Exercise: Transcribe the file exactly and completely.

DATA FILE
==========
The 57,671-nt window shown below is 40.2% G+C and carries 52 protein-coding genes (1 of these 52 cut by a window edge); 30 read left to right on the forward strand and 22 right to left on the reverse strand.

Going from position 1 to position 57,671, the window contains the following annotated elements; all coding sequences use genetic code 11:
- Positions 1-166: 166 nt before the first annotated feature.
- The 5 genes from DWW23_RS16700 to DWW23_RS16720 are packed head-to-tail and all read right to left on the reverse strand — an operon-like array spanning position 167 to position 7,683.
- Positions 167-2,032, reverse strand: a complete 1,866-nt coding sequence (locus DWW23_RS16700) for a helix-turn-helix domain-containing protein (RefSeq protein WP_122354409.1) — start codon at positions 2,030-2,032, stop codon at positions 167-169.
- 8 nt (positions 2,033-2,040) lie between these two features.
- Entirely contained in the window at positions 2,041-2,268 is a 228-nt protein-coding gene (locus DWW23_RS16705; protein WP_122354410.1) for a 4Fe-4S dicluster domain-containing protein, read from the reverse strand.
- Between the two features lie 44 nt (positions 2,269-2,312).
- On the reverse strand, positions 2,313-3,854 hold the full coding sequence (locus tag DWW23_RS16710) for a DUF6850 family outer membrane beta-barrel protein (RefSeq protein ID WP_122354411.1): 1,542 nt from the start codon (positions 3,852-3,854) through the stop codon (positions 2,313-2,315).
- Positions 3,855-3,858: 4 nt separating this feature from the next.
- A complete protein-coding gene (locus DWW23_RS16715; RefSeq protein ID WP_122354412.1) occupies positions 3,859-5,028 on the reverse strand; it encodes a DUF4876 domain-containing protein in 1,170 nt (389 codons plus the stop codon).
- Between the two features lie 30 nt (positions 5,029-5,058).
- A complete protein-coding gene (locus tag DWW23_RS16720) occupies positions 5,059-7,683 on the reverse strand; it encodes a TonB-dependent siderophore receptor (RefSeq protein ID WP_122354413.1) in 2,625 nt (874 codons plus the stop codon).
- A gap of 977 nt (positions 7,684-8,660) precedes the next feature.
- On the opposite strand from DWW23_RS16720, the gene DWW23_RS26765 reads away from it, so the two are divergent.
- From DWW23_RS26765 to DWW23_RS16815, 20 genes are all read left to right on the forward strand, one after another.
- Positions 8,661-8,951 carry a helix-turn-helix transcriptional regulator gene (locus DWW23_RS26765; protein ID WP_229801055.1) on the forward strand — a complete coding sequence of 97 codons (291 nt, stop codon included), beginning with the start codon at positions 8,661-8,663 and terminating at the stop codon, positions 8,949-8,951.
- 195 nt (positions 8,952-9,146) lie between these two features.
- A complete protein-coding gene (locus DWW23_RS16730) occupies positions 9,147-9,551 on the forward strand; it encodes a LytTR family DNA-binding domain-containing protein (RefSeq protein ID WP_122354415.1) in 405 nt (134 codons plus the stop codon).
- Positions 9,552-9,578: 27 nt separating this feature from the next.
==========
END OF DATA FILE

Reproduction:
The 57,671-nt window shown below is 40.2% G+C and carries 52 protein-coding genes (1 of these 52 cut by a window edge); 30 read left to right on the forward strand and 22 right to left on the reverse strand.

Going from position 1 to position 57,671, the window contains the following annotated elements; all coding sequences use genetic code 11:
- Positions 1-166: 166 nt before the first annotated feature.
- The 5 genes from DWW23_RS16700 to DWW23_RS16720 are packed head-to-tail and all read right to left on the reverse strand — an operon-like array spanning position 167 to position 7,683.
- Positions 167-2,032, reverse strand: a complete 1,866-nt coding sequence (locus DWW23_RS16700) for a helix-turn-helix domain-containing protein (RefSeq protein WP_122354409.1) — start codon at positions 2,030-2,032, stop codon at positions 167-169.
- 8 nt (positions 2,033-2,040) lie between these two features.
- Entirely contained in the window at positions 2,041-2,268 is a 228-nt protein-coding gene (locus DWW23_RS16705; protein WP_122354410.1) for a 4Fe-4S dicluster domain-containing protein, read from the reverse strand.
- Between the two features lie 44 nt (positions 2,269-2,312).
- On the reverse strand, positions 2,313-3,854 hold the full coding sequence (locus tag DWW23_RS16710) for a DUF6850 family outer membrane beta-barrel protein (RefSeq protein ID WP_122354411.1): 1,542 nt from the start codon (positions 3,852-3,854) through the stop codon (positions 2,313-2,315).
- Positions 3,855-3,858: 4 nt separating this feature from the next.
- A complete protein-coding gene (locus DWW23_RS16715; RefSeq protein ID WP_122354412.1) occupies positions 3,859-5,028 on the reverse strand; it encodes a DUF4876 domain-containing protein in 1,170 nt (389 codons plus the stop codon).
- Between the two features lie 30 nt (positions 5,029-5,058).
- A complete protein-coding gene (locus tag DWW23_RS16720) occupies positions 5,059-7,683 on the reverse strand; it encodes a TonB-dependent siderophore receptor (RefSeq protein ID WP_122354413.1) in 2,625 nt (874 codons plus the stop codon).
- A gap of 977 nt (positions 7,684-8,660) precedes the next feature.
- On the opposite strand from DWW23_RS16720, the gene DWW23_RS26765 reads away from it, so the two are divergent.
- From DWW23_RS26765 to DWW23_RS16815, 20 genes are all read left to right on the forward strand, one after another.
- Positions 8,661-8,951 carry a helix-turn-helix transcriptional regulator gene (locus DWW23_RS26765; protein ID WP_229801055.1) on the forward strand — a complete coding sequence of 97 codons (291 nt, stop codon included), beginning with the start codon at positions 8,661-8,663 and terminating at the stop codon, positions 8,949-8,951.
- 195 nt (positions 8,952-9,146) lie between these two features.
- A complete protein-coding gene (locus DWW23_RS16730) occupies positions 9,147-9,551 on the forward strand; it encodes a LytTR family DNA-binding domain-containing protein (RefSeq protein ID WP_122354415.1) in 405 nt (134 codons plus the stop codon).
- Positions 9,552-9,578: 27 nt separating this feature from the next.